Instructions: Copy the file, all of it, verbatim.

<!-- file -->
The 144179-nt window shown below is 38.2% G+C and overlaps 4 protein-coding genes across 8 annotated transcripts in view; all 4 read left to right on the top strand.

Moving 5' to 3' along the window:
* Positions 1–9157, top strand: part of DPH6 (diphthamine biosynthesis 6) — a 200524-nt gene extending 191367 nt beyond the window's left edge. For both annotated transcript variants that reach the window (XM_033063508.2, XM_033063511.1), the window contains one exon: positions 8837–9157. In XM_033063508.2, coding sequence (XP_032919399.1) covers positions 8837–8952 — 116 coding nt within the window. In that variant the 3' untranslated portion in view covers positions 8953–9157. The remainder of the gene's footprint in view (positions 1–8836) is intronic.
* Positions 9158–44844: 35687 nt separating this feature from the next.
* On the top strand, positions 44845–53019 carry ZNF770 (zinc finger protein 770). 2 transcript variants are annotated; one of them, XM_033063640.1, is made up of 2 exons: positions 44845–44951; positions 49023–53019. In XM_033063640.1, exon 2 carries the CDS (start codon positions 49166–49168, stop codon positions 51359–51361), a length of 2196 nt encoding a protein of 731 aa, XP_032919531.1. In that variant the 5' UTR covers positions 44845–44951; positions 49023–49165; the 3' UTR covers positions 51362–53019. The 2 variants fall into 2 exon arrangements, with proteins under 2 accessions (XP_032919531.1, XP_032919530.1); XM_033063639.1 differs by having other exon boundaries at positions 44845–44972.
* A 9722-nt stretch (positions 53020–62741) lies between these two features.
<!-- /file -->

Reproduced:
The 144179-nt window shown below is 38.2% G+C and overlaps 4 protein-coding genes across 8 annotated transcripts in view; all 4 read left to right on the top strand.

Moving 5' to 3' along the window:
* Positions 1–9157, top strand: part of DPH6 (diphthamine biosynthesis 6) — a 200524-nt gene extending 191367 nt beyond the window's left edge. For both annotated transcript variants that reach the window (XM_033063508.2, XM_033063511.1), the window contains one exon: positions 8837–9157. In XM_033063508.2, coding sequence (XP_032919399.1) covers positions 8837–8952 — 116 coding nt within the window. In that variant the 3' untranslated portion in view covers positions 8953–9157. The remainder of the gene's footprint in view (positions 1–8836) is intronic.
* Positions 9158–44844: 35687 nt separating this feature from the next.
* On the top strand, positions 44845–53019 carry ZNF770 (zinc finger protein 770). 2 transcript variants are annotated; one of them, XM_033063640.1, is made up of 2 exons: positions 44845–44951; positions 49023–53019. In XM_033063640.1, exon 2 carries the CDS (start codon positions 49166–49168, stop codon positions 51359–51361), a length of 2196 nt encoding a protein of 731 aa, XP_032919531.1. In that variant the 5' UTR covers positions 44845–44951; positions 49023–49165; the 3' UTR covers positions 51362–53019. The 2 variants fall into 2 exon arrangements, with proteins under 2 accessions (XP_032919531.1, XP_032919530.1); XM_033063639.1 differs by having other exon boundaries at positions 44845–44972.
* A 9722-nt stretch (positions 53020–62741) lies between these two features.